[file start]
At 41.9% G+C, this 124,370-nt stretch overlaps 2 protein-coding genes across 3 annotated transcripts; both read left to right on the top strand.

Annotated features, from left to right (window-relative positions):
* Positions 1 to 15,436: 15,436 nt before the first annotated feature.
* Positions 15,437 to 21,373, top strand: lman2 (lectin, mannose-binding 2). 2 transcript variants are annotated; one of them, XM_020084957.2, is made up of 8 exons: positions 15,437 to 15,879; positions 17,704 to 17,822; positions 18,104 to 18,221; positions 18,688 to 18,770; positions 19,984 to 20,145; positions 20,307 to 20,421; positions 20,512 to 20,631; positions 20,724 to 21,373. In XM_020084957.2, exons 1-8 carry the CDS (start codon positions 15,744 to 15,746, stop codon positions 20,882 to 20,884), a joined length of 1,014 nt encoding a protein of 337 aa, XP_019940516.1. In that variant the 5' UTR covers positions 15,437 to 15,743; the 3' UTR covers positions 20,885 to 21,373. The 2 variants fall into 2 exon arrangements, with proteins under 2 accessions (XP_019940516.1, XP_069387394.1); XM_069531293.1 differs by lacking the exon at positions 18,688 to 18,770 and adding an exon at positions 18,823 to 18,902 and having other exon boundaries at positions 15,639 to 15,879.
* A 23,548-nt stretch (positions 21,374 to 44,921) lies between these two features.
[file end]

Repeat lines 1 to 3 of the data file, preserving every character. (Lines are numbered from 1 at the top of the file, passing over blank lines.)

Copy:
At 41.9% G+C, this 124,370-nt stretch overlaps 2 protein-coding genes across 3 annotated transcripts; both read left to right on the top strand.

Annotated features, from left to right (window-relative positions):
* Positions 1 to 15,436: 15,436 nt before the first annotated feature.